SSL Server

Guide to domain validation

Guide to domain validation

This page only applies to SSL Server certificates.
 
As part of the SSL Server certificates' issuance procedure, it is mandatory that the Applicant proves to the CA to have full control of all the domains (FDQN) to be included in the requested certificate. This verification (Domain Control Validation or DCV) may only be done with methods approved by the CAB Forum. Except for special cases, the DCV process also requires actions by the Applicant.
 
Actalis currently supports the DCV methods described in the following table:
 
DCV method Description
email-admin The CA sends an email to the administrator of the domain to be validated (or of a higher level domain), to one of the standard privileged mailboxes, namely: postmaster, webmaster, hostmaster, administrator, admin@domain. The email contains a unique link that the recipient is required to click, then following the instructions shown by the browser. The CA waits for the recipient to read the email and proceed in the expected manner, to prove that the Applicant has control of the domain.
email-contact Similar to the previous method, but the email is sent to a mailbox found in the domain's WHOIS record. Also in this case, the CA waits for the recipient to read the email, click on the link therein, and follow the instructions shown by the browser. This method assumes that at least one email address is found in the output of the whois <domain>  command. If the email address can only be seen via different query modes (e.g. via the domain registrar's web site), then this method requires the manual intervention of a CA operator, delaying the validation process. This method is supported, but not recommended.
website-change To prove its control of the domain, the Applicant must publish a plain text (.txt) file on the domain's (or a higher level domain's) HTTP server. The file must contain a unique confirmation value generated by the CA (*), without spaces or newlines, and must be published at the following URL:
 
http(s)://dominio/.well-known/pki-validation/actalis.txt

The CA will automatically check that the said file is found on the server, in the expected path and with the expected contents. To create the text file actalis.txt we recommend to use a plain text editor (e.g. Notepad under Windows).

Please take note that:
  • no other path may be used (it is a standard)
  • the period "." before "well" is not a typo: it is required
  • HTTP redirects are not followed by the CA
dns-change To prove its control of the domain, the Applicant must publish a suitable TXT record on the domain's (or a higher level domain's) DNS server. The TXT record must have the following value:
 
actalis-dcv=confirmationValue”
 
…where confirmationValue is a unique confirmation value generated by the CA (*). The CA will automatically check that the expected TXT record is present on the domain, with the expected value. To verify the proper publication of the TXT record, you can use the nslookup command (under Windows) or the dig command (under Linux).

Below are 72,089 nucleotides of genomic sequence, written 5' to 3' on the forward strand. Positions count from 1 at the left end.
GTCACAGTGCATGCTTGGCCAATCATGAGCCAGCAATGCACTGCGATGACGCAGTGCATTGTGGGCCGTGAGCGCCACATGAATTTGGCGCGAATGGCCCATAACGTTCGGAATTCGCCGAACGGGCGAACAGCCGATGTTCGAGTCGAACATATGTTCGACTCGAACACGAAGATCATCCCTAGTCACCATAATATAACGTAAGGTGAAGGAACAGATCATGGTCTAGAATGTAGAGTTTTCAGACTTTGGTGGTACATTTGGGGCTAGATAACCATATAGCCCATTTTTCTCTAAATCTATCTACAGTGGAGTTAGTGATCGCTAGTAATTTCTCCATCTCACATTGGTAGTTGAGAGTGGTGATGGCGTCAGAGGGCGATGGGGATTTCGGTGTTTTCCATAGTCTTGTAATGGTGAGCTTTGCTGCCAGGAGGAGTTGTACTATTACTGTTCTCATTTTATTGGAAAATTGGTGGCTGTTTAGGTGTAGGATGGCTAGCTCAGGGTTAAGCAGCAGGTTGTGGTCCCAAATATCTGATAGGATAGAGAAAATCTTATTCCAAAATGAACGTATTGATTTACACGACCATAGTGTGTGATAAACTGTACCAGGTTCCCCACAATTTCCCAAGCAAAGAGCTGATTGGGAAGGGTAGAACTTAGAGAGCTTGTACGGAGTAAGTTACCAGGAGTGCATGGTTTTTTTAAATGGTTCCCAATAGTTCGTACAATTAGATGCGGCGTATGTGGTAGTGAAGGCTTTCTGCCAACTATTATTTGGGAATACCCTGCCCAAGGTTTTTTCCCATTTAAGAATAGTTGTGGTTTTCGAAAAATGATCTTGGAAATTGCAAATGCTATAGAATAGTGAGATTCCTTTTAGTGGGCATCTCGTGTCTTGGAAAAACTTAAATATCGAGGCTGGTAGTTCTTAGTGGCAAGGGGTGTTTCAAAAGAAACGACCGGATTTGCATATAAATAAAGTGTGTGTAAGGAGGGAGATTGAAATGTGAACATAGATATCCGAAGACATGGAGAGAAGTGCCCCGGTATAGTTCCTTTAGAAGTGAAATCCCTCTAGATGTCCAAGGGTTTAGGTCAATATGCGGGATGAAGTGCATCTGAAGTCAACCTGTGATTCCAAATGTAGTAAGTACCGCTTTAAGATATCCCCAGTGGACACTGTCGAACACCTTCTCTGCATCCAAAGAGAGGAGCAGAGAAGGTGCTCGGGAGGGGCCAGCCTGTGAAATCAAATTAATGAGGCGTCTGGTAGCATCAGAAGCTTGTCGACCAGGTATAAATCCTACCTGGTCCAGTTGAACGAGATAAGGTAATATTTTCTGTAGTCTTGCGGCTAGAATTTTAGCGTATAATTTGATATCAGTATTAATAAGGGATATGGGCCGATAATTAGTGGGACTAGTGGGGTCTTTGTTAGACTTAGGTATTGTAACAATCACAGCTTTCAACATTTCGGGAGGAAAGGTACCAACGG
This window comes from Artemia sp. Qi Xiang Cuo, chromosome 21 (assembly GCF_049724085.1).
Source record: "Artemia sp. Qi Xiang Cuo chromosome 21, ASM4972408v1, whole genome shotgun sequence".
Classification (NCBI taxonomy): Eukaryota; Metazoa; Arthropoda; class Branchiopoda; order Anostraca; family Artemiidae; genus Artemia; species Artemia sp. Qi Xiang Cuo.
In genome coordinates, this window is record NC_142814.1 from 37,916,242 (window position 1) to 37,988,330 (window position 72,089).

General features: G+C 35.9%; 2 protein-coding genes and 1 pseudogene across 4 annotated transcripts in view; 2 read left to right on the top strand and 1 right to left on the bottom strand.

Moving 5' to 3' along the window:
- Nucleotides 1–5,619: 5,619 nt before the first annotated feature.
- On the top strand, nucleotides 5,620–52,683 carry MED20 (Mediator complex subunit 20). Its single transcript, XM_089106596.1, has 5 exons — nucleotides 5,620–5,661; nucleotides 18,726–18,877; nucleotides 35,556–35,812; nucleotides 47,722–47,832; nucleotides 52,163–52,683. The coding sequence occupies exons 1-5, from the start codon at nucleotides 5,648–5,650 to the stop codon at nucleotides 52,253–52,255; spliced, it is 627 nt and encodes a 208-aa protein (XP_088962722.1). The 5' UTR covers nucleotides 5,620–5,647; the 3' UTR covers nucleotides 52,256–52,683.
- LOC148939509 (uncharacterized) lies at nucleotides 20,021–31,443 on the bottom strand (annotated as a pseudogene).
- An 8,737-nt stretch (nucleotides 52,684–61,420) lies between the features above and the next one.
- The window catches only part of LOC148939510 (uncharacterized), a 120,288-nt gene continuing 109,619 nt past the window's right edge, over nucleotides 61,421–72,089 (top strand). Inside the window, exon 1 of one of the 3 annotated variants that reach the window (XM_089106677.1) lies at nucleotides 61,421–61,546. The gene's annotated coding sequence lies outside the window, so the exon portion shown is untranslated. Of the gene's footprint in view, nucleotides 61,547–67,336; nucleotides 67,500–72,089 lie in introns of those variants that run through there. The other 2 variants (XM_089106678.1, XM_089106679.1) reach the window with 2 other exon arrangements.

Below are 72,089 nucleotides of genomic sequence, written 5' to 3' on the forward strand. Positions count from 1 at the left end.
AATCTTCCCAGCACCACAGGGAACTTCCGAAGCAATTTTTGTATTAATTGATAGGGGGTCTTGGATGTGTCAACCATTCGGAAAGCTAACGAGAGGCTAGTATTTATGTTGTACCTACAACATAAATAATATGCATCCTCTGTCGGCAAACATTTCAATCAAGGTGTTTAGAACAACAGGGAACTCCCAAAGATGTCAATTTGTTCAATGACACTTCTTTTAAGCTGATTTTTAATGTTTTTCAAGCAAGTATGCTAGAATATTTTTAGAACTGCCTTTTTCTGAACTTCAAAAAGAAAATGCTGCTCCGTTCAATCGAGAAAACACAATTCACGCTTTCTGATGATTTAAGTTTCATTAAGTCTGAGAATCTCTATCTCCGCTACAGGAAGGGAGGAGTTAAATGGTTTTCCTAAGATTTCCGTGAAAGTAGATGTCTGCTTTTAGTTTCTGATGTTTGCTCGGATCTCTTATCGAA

query-aruba This method may only be used for domains registered and managed by Aruba. In such a case, no actions are required of the Applicant to prove control of the domain.
The CA itself will verify the database of domains managed by Aruba S.p.A. In this case, validation may take several hours, depending on the availability of operators.
(*) This value is communicated to the Technical Contact by the Actalis customer care team (in case of certificate requests via email) or it is displayed to the Applicant (in case of web-based certificate requests).
 
Important notes:
 
  • Domain validations must complete within 30 days, after which they are regarded as failed.
  • After successful domain validation, the domain remains valid for 12 months; during this period the Applicant can obtain one or more certificates containing that domain without the need for further validations; at the end of the 12 months from the last validation, to obtain further certificates containing that domain it is necessary to pass a new validation.
 
Warning: the range of supported methods for domain validation may change as a consequence of regulatory changes (e.g. updates to CAB Forum's Baseline Requirements) and/or in the event that some methods are proven to be vulnerable to security attacks.
  • Maximum certificate lifespan from September 1, 2020
    A major browser vendor recently announced that as of Sept. 1, 2020 it will no longer consider as valid and secure SSL certificates issued after this date with validity of more than 398 days (equal to one year + 1 month).
    For this reason, from August 3, 2020, SSL certificates issued by Actalis will have a maximum validity of one year, net of the notice period for renewal.
    Until August 3, 2020, however, SSL certificates with 24 months validity can still be purchased and activated as those activated before this date will still be considered valid until their expiry.
  • EIDAS certificates for PSD2
    The entry into force of the second European Payment Services Directive (PSD2) has triggered a revo­lution in the world of online payments. By mid-September 2019, the transactions between EU banks and third-party payment service providers (TPPs) must be secured by qualified certificates complying with the eIDAS regulation: qualified certificates for websites (QWAC) and/or qualified certificates for electronic seal (QSEalC) containing certain PSD2-related information about the Subject. If you need these certificates, please write to info@actalis.it